Claimants also called Dr. Wendy Howard (Howard), the anesthesiologist during Buchmann's procedure on November 22, 2017 at Upstate, to testify. Howard testified Dr. Roy was the surgeon performing the stent removal. Howard affirmed neither she, the procedure, nor the endoscopic suite was rushed or chaotic on November 22, 2017, and that Buchmann was the only patient waiting for a procedure at the time. Howard testified that, at the time she met with Claimants in the endoscopic suite, she had additional time to converse with Claimants as Dr. Roy had not yet arrived. Prior to the procedure, Howard recalled having a "lovely conversation"(7) with Claimants and learning about them. Howard recalled conducting a pre-operative physical; reviewing Buchmann's history; discussing Buchmann's blood sugar; checking for any allergies; discussing medication to be utilized; and obtaining consent to the administration of anesthesia, among other things. Howard testified that Buchmann was "very verbal about her care." Buchmann discussed with Howard her preference to morphine rather than Howard's use of fentanyl.(8) Additionally, Howard testified she examined the IV site and affirmatively stated there was no problem with Buchmann's IV on November 22, 2017. At no time did Claimants discuss any issues with the sterilization procedure or IV site with Howard. Howard further testified if she was made aware of any issues, she would have discussed same with the nursing staff and weighed the benefits and risks of removing and/or replacing the IV, as well as documenting the issue.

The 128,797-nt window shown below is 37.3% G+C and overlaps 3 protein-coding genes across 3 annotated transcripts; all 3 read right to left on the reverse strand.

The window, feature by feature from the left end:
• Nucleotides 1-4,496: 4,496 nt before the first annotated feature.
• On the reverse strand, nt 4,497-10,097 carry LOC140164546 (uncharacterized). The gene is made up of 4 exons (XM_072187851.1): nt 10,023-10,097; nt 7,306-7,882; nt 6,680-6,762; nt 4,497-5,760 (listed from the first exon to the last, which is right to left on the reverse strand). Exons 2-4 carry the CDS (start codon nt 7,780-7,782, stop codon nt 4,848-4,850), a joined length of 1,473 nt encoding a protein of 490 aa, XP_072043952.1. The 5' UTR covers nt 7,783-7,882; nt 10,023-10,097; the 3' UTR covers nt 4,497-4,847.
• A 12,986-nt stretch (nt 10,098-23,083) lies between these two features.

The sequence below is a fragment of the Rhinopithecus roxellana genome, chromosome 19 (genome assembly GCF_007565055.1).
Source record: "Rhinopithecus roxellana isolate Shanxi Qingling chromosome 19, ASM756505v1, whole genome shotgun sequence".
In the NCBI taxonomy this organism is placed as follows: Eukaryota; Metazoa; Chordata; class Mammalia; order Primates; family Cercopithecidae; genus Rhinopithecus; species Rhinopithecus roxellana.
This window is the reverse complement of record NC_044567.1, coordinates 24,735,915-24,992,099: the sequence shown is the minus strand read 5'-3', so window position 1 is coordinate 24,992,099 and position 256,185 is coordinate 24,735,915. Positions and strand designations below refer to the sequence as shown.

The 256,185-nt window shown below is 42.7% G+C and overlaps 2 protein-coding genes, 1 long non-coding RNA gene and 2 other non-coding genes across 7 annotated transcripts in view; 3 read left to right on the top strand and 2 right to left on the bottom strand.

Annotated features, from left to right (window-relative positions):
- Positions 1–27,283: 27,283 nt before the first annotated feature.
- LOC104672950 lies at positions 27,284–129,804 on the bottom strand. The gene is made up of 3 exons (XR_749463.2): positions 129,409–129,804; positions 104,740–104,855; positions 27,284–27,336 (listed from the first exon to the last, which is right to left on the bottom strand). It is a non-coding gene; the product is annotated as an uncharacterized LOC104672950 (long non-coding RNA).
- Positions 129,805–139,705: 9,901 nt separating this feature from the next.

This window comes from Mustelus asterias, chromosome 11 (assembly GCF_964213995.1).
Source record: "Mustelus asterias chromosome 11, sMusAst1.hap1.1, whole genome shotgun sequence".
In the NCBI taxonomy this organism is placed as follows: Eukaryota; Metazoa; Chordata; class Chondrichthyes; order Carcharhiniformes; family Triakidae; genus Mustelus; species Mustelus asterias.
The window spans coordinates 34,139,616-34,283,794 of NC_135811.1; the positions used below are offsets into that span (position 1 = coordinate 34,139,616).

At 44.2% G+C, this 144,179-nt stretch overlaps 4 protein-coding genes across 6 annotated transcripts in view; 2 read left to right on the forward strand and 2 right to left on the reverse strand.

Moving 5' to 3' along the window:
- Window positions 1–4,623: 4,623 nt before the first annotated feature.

Howard testified she spoke with Buchmann on December 13, 2017 via telephone regarding a problem with her IV site. Howard did not remember the conversation wherein Buchmann purportedly advised that the ChloraPrep pad fell to the floor during the sterilization and IV insertion process. Howard did make notes of the December 13, 2017 conversation, indicating she remembered Claimants. Howard's note of the conversation documents that Howard explained to Buchmann nothing unusual occurred except a burning sensation at the IV site due to the administration of propofol, which is a typical reaction. Howard's note indicated that all the staff checked the IV site to be sure "it wasn't infiltrating. [Buchmann] received IV fluids and procedure was done in 6 minutes" and she was discharged with no complaints.(9) Howard explained medical literature informs that patients with diabetes are prone to infection and she was aware Buchmann was a diabetic. Howard also testified that there is always a risk of infection with an IV insertion even if every procedure is properly followed.